The tutorial will outline the basic physical processes leading to the detection and localization of single photons, from the visible through the ultraviolet to the soft and hard X-rays domains. The avalanches charge multiplication, their statistical distribution and the ensuing energy resolution are briefly described, providing examples of photon detectors and of their applications. The operation of gaseous counters at high gains and fluxes (Raether limit, discharges, ageing) will be discussed in particular for the new generations of Micro-Pattern devices.
Graduated in 1965 at the University of Trieste (Italy), in 1969 I joined at CERN the group of Georges Charpak (1992 Nobel Laureate in Physics), contributing to the development of the Multiwire Proportional, Drift, Micro-Strip chambers and numerous other detectors. From 1989, Leader of the Gas Detectors research group, I developed novel Micro-Pattern Gas Detectors, inventing in 1977 the Gas Electron Multiplier (GEM), widely used today in many fields: particle physics, astrophysics, medical diagnostics. In 2005 I was awarded the title of Doctor Honoris Causa at the Université de Haute Alsace (France). After retirement in 2006, I continued the activities in the field of applied instrumentation research; with Prof. Ugo Amaldi’s TERA foundation, I directed the Advanced Quality Assurance group aiming at the development of diagnostic tools for patient irradiation monitoring at the hadron therapy centers. Regularly providing general or topical courses on detectors at Universities and Schools, I am the author of hundreds of publications on instrumentation and several books on detectors. Since 2000, I serve as Editor of Nuclear Instruments and Methods in Physics Research. In 2015 I was awarded the “Aldo Menzione” Prize for the invention of the Gas Electron Multiplier. Several LHC experiments are upgrading their systems with large area GEM detectors: CMS High-eta, ALICE TPC, COMPASS RICH and others.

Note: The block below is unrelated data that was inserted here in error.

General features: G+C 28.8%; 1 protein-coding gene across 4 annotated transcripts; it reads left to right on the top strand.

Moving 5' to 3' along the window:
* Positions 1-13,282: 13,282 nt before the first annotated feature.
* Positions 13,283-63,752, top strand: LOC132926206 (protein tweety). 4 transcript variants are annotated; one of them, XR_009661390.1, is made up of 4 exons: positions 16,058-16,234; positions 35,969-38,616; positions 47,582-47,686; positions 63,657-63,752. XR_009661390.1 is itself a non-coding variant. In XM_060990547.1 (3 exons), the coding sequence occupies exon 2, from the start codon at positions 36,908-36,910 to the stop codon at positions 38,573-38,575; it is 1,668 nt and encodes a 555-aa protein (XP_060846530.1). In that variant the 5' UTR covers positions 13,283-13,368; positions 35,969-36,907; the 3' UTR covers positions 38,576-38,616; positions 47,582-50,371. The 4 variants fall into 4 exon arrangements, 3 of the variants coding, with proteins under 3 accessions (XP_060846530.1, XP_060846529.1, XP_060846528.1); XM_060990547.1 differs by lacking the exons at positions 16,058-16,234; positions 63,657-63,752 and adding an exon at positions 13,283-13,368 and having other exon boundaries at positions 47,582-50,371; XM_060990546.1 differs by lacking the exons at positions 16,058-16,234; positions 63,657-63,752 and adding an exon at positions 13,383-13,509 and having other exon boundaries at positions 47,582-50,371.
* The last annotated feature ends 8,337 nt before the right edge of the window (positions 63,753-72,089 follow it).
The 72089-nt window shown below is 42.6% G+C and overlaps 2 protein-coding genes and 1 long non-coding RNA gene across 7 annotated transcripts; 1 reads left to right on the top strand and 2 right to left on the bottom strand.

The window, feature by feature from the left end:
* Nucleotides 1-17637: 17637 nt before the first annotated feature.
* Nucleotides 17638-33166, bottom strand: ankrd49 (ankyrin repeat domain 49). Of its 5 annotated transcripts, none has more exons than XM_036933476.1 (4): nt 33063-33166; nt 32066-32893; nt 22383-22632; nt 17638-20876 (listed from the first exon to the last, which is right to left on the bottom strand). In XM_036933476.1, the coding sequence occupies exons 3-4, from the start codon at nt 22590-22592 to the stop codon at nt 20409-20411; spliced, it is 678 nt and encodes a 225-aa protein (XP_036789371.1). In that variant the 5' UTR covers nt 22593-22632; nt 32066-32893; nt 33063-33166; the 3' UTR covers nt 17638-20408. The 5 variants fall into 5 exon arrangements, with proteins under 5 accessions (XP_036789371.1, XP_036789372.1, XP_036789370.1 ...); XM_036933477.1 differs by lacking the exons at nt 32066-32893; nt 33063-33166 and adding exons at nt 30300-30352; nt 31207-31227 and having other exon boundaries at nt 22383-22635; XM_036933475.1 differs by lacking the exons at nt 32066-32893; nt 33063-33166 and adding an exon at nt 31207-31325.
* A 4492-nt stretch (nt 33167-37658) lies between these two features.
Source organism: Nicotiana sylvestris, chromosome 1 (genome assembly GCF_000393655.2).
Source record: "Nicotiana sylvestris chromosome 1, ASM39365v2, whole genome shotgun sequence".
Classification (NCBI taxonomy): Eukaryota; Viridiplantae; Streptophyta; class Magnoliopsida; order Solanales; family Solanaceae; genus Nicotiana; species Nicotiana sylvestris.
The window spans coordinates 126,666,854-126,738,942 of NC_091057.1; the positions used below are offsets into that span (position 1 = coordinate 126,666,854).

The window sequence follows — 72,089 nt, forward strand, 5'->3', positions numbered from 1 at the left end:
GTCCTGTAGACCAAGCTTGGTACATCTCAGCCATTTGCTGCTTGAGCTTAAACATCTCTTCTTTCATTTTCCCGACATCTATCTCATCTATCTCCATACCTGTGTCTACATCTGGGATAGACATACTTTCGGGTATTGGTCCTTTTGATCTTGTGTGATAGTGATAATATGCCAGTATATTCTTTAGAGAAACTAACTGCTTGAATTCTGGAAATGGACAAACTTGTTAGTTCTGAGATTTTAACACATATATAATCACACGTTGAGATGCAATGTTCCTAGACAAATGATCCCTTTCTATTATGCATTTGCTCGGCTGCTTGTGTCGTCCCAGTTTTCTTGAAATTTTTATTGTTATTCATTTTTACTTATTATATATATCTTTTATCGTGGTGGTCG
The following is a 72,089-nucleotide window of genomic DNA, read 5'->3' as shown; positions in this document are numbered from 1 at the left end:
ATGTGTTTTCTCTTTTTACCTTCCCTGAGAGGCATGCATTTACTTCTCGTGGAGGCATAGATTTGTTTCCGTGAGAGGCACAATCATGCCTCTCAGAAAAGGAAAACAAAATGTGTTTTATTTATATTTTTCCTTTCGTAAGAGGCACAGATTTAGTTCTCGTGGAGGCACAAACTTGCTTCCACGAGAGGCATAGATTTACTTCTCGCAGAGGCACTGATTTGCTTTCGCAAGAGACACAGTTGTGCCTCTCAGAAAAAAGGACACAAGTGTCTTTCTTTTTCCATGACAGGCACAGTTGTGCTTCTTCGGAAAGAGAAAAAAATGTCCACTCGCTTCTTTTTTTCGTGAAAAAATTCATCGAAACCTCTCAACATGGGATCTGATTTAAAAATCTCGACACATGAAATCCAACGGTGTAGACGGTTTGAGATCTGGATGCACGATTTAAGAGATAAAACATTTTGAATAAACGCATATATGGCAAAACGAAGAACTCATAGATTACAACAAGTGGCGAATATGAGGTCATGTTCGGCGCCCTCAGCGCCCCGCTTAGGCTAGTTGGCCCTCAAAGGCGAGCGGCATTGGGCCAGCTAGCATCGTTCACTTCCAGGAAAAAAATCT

The main objective of this session is to give a broad overview on X- and gamma-ray detectors for medical imaging and to justify the design of these detectors. In the first part, we will describe the different modalities in transmission imaging, such as radiology and X-ray Computed Tomography (CT), and in emission imaging, such as Positron Emission Tomography (PET) and Single Photon Emission Computed Tomography (SPECT). The impact of each modality specification on the detector design will then be exposed. Finally, the new developments in this domain will be discussed.
Eric Gros d’Aillon is a research engineer at CEA-LETI in Grenoble since 2006, with an initial formation in detection physics. After a Ph.D. dedicated to gamma-ray CdZnTe detectors for single photon emission computed tomography (SPECT), he worked on CdZnTe based detectors for position emission tomography (PET) and computed tomography (CT). He then studied scintillator detectors with a large area CMOS sensor for digital radiology (DR) and a digital photomultiplier (d-SiPM) for position emission tomography. Most of this work has been driven by industrial transfer.